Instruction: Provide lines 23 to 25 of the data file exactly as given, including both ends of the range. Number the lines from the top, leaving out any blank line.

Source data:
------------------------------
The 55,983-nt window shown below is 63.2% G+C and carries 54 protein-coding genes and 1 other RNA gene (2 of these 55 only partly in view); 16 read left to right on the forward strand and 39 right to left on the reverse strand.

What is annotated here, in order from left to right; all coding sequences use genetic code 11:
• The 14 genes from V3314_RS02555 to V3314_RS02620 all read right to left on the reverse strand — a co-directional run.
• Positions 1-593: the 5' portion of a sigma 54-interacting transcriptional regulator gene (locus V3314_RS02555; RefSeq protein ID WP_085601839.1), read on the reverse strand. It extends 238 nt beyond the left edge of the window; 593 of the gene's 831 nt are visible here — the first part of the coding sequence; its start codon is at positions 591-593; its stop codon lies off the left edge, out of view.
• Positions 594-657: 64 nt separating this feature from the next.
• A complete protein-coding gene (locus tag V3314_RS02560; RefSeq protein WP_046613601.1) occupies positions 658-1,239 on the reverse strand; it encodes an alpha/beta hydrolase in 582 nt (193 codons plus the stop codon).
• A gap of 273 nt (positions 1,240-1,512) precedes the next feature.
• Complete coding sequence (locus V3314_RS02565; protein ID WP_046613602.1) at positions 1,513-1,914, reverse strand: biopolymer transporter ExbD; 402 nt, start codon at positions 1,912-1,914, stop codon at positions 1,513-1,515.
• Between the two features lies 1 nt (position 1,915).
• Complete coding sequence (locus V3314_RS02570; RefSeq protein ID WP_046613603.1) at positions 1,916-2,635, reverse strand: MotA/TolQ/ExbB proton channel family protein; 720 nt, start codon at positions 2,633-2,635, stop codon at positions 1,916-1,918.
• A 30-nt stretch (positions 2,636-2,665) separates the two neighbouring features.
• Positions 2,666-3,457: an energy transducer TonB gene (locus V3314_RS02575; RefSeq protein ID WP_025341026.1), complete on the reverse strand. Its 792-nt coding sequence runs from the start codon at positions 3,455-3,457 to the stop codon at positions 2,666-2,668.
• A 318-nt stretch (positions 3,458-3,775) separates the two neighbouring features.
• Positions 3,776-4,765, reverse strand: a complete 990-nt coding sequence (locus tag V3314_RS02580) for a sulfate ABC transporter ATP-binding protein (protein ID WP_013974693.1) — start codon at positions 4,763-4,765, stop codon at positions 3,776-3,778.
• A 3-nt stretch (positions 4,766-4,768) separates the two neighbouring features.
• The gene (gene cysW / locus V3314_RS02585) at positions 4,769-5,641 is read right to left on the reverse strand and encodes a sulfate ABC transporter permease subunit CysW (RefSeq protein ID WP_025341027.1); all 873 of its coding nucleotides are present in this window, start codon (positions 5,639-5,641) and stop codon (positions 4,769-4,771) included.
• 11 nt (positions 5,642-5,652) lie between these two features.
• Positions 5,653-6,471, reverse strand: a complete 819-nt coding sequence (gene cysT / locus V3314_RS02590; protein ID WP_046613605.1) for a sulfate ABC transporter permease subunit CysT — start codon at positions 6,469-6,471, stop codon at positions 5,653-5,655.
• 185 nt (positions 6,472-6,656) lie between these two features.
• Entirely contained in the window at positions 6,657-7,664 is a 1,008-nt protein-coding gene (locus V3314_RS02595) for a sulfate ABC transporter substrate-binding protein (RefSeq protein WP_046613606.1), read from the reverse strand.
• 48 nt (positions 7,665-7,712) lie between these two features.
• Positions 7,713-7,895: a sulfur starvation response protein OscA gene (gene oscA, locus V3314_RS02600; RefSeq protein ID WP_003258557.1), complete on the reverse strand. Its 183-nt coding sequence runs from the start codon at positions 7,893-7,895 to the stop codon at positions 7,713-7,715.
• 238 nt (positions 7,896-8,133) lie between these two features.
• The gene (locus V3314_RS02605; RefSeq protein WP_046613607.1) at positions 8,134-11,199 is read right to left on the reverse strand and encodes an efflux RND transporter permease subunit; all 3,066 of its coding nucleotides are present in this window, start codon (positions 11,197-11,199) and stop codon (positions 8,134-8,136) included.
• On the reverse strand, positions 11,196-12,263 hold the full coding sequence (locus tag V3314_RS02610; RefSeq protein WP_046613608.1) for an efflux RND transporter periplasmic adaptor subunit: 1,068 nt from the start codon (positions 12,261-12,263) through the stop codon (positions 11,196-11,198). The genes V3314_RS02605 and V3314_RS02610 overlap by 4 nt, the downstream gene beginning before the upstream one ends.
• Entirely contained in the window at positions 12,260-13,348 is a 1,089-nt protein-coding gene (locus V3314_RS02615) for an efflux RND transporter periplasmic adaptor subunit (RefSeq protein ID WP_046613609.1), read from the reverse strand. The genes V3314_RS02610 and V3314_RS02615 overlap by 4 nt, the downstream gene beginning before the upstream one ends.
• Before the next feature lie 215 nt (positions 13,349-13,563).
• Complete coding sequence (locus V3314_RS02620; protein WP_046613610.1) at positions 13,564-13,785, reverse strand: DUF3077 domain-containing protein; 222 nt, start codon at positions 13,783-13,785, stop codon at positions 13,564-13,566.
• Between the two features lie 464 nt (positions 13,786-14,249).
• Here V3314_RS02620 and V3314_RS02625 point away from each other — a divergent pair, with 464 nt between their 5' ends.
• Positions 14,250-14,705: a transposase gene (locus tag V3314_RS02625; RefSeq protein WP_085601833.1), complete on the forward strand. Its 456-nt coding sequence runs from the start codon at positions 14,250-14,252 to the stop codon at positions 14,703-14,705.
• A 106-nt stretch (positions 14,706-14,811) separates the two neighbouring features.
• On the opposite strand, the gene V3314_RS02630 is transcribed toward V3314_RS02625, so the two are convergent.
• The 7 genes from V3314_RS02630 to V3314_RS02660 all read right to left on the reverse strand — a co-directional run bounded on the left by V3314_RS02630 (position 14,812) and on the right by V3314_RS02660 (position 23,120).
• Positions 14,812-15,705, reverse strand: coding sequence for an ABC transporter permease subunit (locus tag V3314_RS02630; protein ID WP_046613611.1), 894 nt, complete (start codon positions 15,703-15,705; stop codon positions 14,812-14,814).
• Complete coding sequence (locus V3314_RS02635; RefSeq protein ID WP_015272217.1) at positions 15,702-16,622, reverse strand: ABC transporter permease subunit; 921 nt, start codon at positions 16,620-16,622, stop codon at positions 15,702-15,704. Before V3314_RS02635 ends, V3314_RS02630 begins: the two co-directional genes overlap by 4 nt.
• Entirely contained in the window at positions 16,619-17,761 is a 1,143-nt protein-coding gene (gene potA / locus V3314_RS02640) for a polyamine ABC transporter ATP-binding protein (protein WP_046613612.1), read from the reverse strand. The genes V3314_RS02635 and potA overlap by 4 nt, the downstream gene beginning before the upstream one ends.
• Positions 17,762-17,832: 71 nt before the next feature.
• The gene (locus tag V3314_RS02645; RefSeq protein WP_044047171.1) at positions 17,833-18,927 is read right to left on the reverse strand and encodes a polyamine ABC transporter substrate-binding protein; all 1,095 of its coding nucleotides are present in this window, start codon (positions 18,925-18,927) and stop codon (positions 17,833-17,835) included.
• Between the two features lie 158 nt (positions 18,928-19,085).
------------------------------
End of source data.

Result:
• 238 nt (positions 7,896-8,133) lie between these two features.
• The gene (locus V3314_RS02605; RefSeq protein WP_046613607.1) at positions 8,134-11,199 is read right to left on the reverse strand and encodes an efflux RND transporter permease subunit; all 3,066 of its coding nucleotides are present in this window, start codon (positions 11,197-11,199) and stop codon (positions 8,134-8,136) included.
• On the reverse strand, positions 11,196-12,263 hold the full coding sequence (locus tag V3314_RS02610; RefSeq protein WP_046613608.1) for an efflux RND transporter periplasmic adaptor subunit: 1,068 nt from the start codon (positions 12,261-12,263) through the stop codon (positions 11,196-11,198). The genes V3314_RS02605 and V3314_RS02610 overlap by 4 nt, the downstream gene beginning before the upstream one ends.